Throughout the administrative and district court proceedings, as well as in this appeal, the dispute between Decoto and the Navy has centered on two issues, one legal and one factual. The legal issue concerns whether ASPR Sec. 9-203 applies at all between Decoto and the Navy, since the form clause language anticipated by the regulations was never inserted into the Decoto-Grumman subcontract and the Navy was not a party to that contract. The factual issue concerns whether, assuming that the regulations do apply, the holdback bar was "developed" at private expense within the meaning of the regulations.
Regarding the application of the regulations to the Decoto-Grumman subcontract, the government maintains that the regulations have general force of law, and must be read into the provisions of all government prime contracts and subcontracts to control the rights of contractors and subcontractors to data furnished the government. Decoto, on the other hand, argues that the regulations operate only through the inclusion of the appropriate form clause language into particular contracts. It argues that because the relevant ASPR form contract clause from section 9-203(b) was never inserted into its subcontract with Grumman, the government does not have unlimited data disclosure rights under the regulations, and that Decoto's rights to restrict disclosure of the data are governed by the provisions that explicitly appear in the subcontract. These provisions, affirmatively negotiated between Decoto and Grumman, expressly provide that the normal ASPR data rights provision would not be used because it was "unacceptable to Decoto," and that Decoto would grant only limited data rights.
The district court agreed with Decoto, holding that in the absence of explicit contractual language granting the Navy unlimited data rights, the only way the Navy could assert any rights under the Decoto-Grumman subcontract was as a third-party beneficiary. As a third-party beneficiary, reasoned the district court, the Navy could assert only the rights granted by the contract to Grumman, and the contract specifically withheld from Grumman the right to disclose technical data. The district court concluded that the Navy contracting officer's analysis of the ASPR as granting unlimited data rights to the Navy for items not developed at private expense was contrary to law, and thus could not stand. In the alternative it held that Decoto had developed the bar at private expense and that the contracting officer's decision to the contrary was arbitrary and unsupported.
The government on appeal vigorously contests the ruling on the applicability of the regulations, maintaining that under the line of Court of Claims cases beginning with G.L. Christian & Assocs. v. United States, 312 F.2d 418 (Ct. Cl.), cert. denied, 375 U.S. 954, 84 S. Ct. 444, 11 L. Ed. 2d 314 (1963), the regulations should be regarded as a part of any government contract or subcontract, regardless of whether the form clause language of the ASPR is inserted into the contract and regardless of whether the government is a party to the contract.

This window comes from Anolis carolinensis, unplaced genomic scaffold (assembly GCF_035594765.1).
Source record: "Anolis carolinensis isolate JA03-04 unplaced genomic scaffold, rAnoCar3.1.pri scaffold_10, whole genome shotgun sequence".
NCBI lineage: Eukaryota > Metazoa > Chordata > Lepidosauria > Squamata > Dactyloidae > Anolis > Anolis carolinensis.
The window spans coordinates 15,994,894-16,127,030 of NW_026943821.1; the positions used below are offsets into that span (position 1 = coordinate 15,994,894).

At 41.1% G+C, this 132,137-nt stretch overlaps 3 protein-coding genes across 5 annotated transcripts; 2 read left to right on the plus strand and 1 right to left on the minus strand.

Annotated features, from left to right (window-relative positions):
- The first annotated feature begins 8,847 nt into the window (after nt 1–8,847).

Somewhat surprisingly, the effect of the ASPR on government subcontracts when the form clause text of the ASPR has not been inserted into the contract, and when the government is not a party to the contract, has never been discussed in any court decision. The Navy cites G.L. Christian, 312 F.2d at 424, and also De Matteo Const. Co. v. United States, 600 F.2d 1384, 1391 (Ct. Cl. 1979), for the proposition that in a contract between a government agency and a private party, any clause required by federal regulations will be incorporated into the contract even if the contract fails explicitly to include the clause. Those decisions do not resolve the situation here, however, because both of those cases concern interpretation of direct contracts between the government and its prime contractor. The leading Armed Services Board of Contract Appeals case dealing with the respective rights of the government and a subcontractor in technical data, In re Bell Helicopter Textron, 85-3 B.C.A. (CCH) p 18,415, 1985 WL 17050 (A.S.B.C.A.1985), does not address this particular situation either, because both the prime contract and subcontract in that case explicitly incorporated the ASPR form clause text from section 9-203(b). Id. at 92,370-71, 92,374. Thus, the government asks us to render a decision of first impression.
While we recognize the significance of the legal issues presented in this regard, we find it unnecessary in this case to resolve them, for the decision of the district court must be affirmed on its alternative, factual grounding. Even if the ASPR regulations were read into the subcontract and superseded its express terms, Decoto nevertheless retained its rights to the technical data because the holdback bar was developed at private expense.4 See ASPR Secs. 9.202.2(c) & 9-203(b) clause (b) (2) (ii).
Under the APA, we may overturn the contracting officer's decision that the Navy was authorized to disclose Decoto's data only if the decision was arbitrary, capricious, an abuse of discretion, or otherwise not in accordance with law. See 5 U.S.C. § 706(2) (A). After reviewing the record, we conclude that it compelled the district court's holding that the bar was developed at private and not government expense. The Navy contracting officer's decision was arbitrary, and its implementation was therefore properly enjoined by the district court.